So I came into my email this morning to be greeted by this gem (minus the obvious modifications).
I really wish the marketing arm at Esri would back off and let the technical arm tell ArcGIS Online’s story. They do a much better job at it! James Fee off handedly mentioned it in his post Are There Any Surprises Left at the UC, he wants “break through the marketing speak”. I completely agree, once we got past the shiny graphics and contrived presentations, I got to see what ArcGIS Online could actually do. I admit, I have not been a fanboy of ArcGIS Online since the marketiceture was being shoved down our throats last fall. That being said, I have been participating in the Beta program and trying to give the system a fair chance. Once I got past the marketing speak and started getting my head around what ArcGIS Online actually is, I am seeing some of the utility in it. If you are heading out to the UC, do yourself a favor and track down some of the technical folks and stay away from the sales team, you’ll get a much better message.
For large organizations, (IMO) it is not the solution for everything. It is just another tool in the toolbox. When it comes to ArcGIS Online as a product, some things have changed, some haven’t.
When it comes right down to it, ArcGIS Online is still a data silo. You drop your data up there, it is now static content. If the data is used in a web map, it becomes a snapshot of the dataset when the web map was created. An API has been released to script data refreshes or push data into AGO. I think that’s pretty cool, but we are still going to have to extend our internal infrastructure with custom code or logic to keep the data “In the Cloud” up to date. But the question in my mind is; Why? Our existing infrastructure can share data via services from our geodatabase. If you go that route, ArcGIS Online just becomes a pointer to services hosted in our environment, think metadata portal.
ArcGIS Online for Organizations
More of my concerns were addressed when we started seeing what was under the hood in ArcGIS Online for Organizations. The groups within the organization allow for secure sharing of applications and information. We have been testing web-based editing of feature services in AGO and have gotten pretty good results. The security setup was quick and easy. We just grabbed one of the templates, did a little tweaking of field aliases and we had people editing the data in a few hours. In my opinion that is pretty big. It empowers users with no programming capabilities to collaborate on data projects. Nor did they have to wait for a person with specialized skills to whip something up for them.
I still have two concerns with this security model, but both can be addressed by policy;
- Application Security – people who might not be very technical are controlling the access to applications. When giving that permission to one of your organization’s users, you better make sure that the person is aware of what they are doing when putting something out in the wild (Think Spiderman, with great power comes great responsibility). Many Desktop GIS users have not had to think about that before.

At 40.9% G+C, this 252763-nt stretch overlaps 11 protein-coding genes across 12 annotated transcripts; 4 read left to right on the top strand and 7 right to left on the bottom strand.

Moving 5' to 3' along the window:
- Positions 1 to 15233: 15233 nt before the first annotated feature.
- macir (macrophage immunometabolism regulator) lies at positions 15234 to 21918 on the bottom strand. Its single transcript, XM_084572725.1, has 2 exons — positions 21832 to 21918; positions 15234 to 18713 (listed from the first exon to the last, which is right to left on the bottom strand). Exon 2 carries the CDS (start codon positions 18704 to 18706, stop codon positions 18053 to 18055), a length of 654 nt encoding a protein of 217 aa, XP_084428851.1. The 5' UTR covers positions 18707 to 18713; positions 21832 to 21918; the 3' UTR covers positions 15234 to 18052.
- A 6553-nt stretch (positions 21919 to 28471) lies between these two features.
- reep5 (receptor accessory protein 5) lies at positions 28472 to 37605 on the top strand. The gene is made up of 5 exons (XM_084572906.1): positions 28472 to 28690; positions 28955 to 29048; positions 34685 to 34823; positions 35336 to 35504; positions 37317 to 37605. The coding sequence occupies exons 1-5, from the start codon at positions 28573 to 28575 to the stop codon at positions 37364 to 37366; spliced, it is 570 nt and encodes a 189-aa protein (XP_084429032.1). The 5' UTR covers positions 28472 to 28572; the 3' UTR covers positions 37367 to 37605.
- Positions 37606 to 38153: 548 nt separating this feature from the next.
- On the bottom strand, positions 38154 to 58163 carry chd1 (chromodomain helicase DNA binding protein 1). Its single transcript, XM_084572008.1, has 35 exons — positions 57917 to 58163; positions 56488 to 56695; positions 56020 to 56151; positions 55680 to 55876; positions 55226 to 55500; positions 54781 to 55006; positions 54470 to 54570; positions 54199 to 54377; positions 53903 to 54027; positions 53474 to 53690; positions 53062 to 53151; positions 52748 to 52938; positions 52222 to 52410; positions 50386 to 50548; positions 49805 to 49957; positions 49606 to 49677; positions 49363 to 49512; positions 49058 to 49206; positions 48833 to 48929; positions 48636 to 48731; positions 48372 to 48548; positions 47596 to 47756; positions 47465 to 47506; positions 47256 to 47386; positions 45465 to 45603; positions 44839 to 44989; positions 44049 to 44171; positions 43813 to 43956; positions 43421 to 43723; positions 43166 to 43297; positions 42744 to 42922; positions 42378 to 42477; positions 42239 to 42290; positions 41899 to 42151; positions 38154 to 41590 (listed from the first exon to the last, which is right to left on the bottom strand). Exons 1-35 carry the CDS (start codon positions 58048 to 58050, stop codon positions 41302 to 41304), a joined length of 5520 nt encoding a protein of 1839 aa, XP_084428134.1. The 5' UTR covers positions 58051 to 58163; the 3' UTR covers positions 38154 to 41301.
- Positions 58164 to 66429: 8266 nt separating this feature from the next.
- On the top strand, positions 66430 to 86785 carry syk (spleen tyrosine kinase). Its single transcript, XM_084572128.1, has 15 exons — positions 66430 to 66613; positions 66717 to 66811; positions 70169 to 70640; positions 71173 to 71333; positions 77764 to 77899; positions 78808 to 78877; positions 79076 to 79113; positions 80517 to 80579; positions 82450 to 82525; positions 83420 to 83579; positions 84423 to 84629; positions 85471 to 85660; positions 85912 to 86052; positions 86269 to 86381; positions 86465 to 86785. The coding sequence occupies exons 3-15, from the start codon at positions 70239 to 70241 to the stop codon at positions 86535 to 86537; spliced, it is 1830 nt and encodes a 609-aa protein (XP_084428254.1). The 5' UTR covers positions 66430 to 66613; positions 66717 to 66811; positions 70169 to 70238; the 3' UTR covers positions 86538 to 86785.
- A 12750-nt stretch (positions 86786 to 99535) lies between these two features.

- Keeping data fresh – I have already mentioned the silo, one way to store the data is in AGO. Another method is to point the application at a feature service hosted in your environment. The most current data lives on your infrastructure and is accessible to web and desktop users. Back to one source of the truth, AGO is only providing web templates and security in this scenario.
The roles are still pretty coarse, but are not showstoppers. Apply them with caution, it is pretty easy to have an OOPS and your secure data is in a web map discoverable by everyone.
Authoritative Source and Metadata
The Authoritative content concept is still an issue. It is the wild west when it comes to publishing things in ArcGIS Online. When you search for ‘New Jersey’ it still looks like esriPhiladelphia owns a bunch of our applications. But with a little digging you can find the ‘Authoritative Source’ for New Jersey’s GIS data. But it requires sifting through at least two pages of other listings.
I said it before and believe it now as much as ever; metadata sucks, but is a necessary evil. The simplified version of metadata in AGO is nice, but is not complete. When publishing some of New Jersey’s data I ended up pasting the full metadata description into the description (example). It works and makes sure the information stays with the feature service, pretty easy work around. I used the FGDC keywords as tags, so if a search was done for ‘njfw_boundaries‘ it would locate all the datasets.
The Missing Marketing Push
In my opinion, Esri missed the boat on providing more details on Spatial Data Server by shoving AGO down everyone’s throats. I think this is the coolest release that has come out at the 10.1 release. To use Esri’s own words:
- Simplified database connection experience
- Browsing and data discovery
- Provides simple mapping capabilities on databases
- Lightweight and very fast
It comes as part of the ArcGIS Server license and gives the ability to serve feature services (via a REST end point) leveraging spatial data types without the overhead of SDE or AGS. From the limited testing I have done, it is REALLY EFFING FAST and will support a bunch of our users.
So is ArcGIS Online a revolution or evolution, I don’t know. It does provide an additional tool to extend your GIS and put your data in more people’s hands. It gives some powerful capabilities to folks who may have been intimidated by GIS or the technology process before. But it is still young and maturing rapidly. I think we’ll be using it to extend our eGIS, but it will definitely not replace it.